I always figured the categories of my posts would emerge over time, and so they have. As I betrayed nearly a month ago in my post on TheSheepMarket.com, I originally did not believe that crowdsourcing models would be employed in most of the arts. A reference work sure, but a novel? To put a fine point on it, it made sense to me that a TV show composed of shorts created by individuals within the crowd would come to market (and be embraced by it), but I was far more skeptical that a pure peer production model could ever create works traditionally the province of the sole auteur. That skepticism took another blow this past week, as I learned of not one but five separate examples of artists using the crowd to develop their work.
First this, from the New Statesman, which points out that the upcoming Samuel L. Jackson joint, Snakes on a Plane, was reshot according to fan chatter on the Internet boards, and that an upcoming British feature will go even further, offering creative input to the first 1,000 individuals to invest in the movie.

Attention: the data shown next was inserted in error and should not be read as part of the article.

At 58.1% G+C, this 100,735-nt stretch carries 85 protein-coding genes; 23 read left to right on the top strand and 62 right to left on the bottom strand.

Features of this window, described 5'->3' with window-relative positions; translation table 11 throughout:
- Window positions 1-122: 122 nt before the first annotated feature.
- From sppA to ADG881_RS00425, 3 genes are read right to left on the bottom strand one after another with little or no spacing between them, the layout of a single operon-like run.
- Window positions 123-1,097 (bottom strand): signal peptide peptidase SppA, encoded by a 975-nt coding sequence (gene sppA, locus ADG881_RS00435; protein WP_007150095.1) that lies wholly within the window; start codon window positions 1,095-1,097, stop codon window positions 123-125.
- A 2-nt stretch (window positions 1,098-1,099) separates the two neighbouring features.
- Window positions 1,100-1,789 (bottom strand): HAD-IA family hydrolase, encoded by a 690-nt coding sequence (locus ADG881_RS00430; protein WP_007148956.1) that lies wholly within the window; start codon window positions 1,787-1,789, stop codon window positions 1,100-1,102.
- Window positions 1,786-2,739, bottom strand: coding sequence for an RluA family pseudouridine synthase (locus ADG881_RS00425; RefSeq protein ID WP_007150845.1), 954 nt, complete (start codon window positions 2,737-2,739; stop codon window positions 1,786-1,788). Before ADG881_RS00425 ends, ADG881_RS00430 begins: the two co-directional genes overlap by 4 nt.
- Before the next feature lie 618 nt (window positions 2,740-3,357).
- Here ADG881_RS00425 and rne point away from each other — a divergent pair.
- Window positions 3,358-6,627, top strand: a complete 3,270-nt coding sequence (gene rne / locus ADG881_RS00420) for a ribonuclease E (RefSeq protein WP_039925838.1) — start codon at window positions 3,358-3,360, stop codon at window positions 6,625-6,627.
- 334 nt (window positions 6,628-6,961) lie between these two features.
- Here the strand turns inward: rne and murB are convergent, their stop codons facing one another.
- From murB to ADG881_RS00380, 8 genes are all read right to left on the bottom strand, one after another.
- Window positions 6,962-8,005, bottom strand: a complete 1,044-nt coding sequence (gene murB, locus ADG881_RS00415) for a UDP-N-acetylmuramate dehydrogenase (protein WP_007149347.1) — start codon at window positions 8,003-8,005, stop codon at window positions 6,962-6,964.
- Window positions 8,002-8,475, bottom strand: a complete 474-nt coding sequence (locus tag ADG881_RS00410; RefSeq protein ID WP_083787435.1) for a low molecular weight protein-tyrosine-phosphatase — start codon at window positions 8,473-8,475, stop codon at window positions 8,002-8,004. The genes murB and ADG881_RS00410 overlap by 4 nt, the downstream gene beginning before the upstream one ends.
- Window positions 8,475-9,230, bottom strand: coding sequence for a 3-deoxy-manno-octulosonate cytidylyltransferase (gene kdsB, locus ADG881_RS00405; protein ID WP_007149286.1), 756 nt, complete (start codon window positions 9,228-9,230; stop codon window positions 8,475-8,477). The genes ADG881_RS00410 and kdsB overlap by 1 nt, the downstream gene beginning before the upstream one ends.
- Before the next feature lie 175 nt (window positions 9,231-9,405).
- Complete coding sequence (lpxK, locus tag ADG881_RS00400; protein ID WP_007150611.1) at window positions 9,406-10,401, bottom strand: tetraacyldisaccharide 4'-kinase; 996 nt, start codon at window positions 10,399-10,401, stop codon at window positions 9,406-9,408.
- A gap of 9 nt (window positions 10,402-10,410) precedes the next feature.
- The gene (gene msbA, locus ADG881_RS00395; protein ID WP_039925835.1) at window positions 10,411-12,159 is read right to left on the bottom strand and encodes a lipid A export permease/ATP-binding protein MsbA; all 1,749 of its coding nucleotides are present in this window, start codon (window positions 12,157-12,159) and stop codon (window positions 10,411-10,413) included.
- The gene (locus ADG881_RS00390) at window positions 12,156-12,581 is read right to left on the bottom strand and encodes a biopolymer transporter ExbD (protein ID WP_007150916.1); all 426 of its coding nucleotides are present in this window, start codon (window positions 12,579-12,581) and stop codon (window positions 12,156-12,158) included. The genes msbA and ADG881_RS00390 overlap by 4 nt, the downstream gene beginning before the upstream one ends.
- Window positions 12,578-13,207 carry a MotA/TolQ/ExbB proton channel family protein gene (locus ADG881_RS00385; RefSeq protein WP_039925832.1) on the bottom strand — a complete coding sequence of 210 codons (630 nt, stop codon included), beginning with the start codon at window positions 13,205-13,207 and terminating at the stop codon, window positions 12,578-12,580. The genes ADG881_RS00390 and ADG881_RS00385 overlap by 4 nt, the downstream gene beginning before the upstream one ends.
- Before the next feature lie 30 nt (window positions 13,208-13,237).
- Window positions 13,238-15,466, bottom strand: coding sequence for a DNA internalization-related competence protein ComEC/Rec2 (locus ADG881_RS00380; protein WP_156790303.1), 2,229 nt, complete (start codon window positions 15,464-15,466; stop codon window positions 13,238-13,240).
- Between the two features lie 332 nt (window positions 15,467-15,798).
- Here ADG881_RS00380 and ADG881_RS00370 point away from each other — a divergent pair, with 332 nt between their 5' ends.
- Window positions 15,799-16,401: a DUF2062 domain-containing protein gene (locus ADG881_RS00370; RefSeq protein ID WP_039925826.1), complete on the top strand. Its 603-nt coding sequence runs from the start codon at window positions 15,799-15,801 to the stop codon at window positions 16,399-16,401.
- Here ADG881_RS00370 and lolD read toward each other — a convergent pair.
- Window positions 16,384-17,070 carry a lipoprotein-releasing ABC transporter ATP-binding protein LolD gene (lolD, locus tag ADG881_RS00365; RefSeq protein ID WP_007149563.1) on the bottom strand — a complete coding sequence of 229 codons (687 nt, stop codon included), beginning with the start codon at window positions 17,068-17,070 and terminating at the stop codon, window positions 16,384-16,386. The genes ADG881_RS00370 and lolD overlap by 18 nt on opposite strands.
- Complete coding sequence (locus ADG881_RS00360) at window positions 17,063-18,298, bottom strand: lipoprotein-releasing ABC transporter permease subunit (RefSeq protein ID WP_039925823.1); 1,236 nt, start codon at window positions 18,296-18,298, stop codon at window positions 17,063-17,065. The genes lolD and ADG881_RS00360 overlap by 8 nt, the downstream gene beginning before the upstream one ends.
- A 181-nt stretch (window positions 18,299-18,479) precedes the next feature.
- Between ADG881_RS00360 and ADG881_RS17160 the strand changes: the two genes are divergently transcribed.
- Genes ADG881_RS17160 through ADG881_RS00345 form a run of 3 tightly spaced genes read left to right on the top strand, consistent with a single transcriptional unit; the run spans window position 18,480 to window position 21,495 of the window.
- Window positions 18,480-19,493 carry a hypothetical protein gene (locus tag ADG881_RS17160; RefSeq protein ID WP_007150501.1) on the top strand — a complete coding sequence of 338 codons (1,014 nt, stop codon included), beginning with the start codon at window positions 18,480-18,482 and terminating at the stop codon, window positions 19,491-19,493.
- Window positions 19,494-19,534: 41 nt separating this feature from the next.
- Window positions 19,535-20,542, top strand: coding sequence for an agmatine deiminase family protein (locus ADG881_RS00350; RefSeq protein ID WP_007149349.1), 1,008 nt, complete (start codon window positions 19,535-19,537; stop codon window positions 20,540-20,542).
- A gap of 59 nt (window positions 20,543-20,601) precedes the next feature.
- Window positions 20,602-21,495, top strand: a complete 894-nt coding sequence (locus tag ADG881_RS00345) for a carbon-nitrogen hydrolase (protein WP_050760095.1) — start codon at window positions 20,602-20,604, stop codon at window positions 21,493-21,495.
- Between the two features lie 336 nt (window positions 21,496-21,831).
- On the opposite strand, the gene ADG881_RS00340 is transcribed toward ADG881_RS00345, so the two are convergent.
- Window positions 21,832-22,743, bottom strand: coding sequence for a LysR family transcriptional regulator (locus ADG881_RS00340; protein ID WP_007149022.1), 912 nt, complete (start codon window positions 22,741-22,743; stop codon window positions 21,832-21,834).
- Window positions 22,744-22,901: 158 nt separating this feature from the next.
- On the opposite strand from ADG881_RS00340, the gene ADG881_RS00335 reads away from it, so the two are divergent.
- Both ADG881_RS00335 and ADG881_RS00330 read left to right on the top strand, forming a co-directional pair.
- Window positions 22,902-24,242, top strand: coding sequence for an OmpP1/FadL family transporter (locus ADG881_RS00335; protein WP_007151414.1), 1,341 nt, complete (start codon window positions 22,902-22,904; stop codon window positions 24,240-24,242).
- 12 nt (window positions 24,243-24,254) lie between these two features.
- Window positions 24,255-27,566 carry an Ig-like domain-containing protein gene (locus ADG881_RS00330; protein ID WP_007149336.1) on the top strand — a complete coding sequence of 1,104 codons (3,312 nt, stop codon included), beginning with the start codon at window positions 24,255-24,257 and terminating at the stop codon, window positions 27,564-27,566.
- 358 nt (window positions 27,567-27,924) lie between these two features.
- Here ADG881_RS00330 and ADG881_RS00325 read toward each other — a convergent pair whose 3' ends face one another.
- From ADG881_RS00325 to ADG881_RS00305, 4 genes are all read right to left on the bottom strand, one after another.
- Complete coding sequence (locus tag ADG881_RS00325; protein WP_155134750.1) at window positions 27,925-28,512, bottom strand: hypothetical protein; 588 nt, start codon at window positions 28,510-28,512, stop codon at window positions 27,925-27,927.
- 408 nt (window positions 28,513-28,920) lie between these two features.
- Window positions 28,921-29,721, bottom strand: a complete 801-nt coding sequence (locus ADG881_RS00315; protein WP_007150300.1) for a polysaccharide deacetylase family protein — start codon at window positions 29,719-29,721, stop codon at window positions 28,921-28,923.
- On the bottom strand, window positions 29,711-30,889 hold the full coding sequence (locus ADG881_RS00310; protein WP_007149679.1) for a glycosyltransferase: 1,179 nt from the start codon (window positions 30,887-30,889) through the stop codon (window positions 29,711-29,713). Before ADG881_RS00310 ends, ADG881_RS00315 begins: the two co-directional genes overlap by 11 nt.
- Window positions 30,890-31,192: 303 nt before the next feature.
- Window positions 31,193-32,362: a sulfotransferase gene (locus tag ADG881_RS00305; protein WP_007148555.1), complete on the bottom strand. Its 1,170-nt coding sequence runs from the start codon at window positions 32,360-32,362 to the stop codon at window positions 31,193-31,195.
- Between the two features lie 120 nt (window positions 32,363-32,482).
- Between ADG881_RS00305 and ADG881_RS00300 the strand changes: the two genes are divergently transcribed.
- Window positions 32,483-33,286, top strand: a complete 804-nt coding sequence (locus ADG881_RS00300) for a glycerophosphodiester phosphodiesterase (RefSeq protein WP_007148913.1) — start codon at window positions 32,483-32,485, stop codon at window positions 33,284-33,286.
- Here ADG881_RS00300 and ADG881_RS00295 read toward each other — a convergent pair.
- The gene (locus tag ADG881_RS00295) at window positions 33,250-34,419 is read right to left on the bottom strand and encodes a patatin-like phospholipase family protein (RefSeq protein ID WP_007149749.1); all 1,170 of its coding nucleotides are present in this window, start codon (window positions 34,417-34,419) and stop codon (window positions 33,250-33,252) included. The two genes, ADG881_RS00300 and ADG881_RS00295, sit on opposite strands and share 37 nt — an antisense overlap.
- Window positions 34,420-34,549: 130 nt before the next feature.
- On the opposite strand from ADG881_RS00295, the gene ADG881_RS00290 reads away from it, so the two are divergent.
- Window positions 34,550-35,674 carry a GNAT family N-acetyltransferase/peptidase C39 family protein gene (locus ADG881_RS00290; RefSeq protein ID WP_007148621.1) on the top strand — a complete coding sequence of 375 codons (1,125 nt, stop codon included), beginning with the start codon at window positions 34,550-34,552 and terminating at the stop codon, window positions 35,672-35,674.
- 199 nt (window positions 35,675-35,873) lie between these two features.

Next up, last week Cory Doctorow at BoingBoing wrote that Sci Fi author Brandon Sanderson was posting the chapters of a book currently in the works to his Web site in order to collect suggestions and editorial advice from his fans. Of course, it's only crowdsourcing to the extent that he employs those suggestions, so let's call this a beta run. Or one of two, as it turns out that fellow author Chris Roberson is doing something similar on his Web site.
Finally, a fascinating article in the NY Times from onetime Wired writer Warren St. John about Ze Frank, an online performance artist who has set up a wiki page on which his fans (and detractors) can suggest jokes, edit them, etc. Again, the jury's still out, but I couldn't be more excited for the verdict.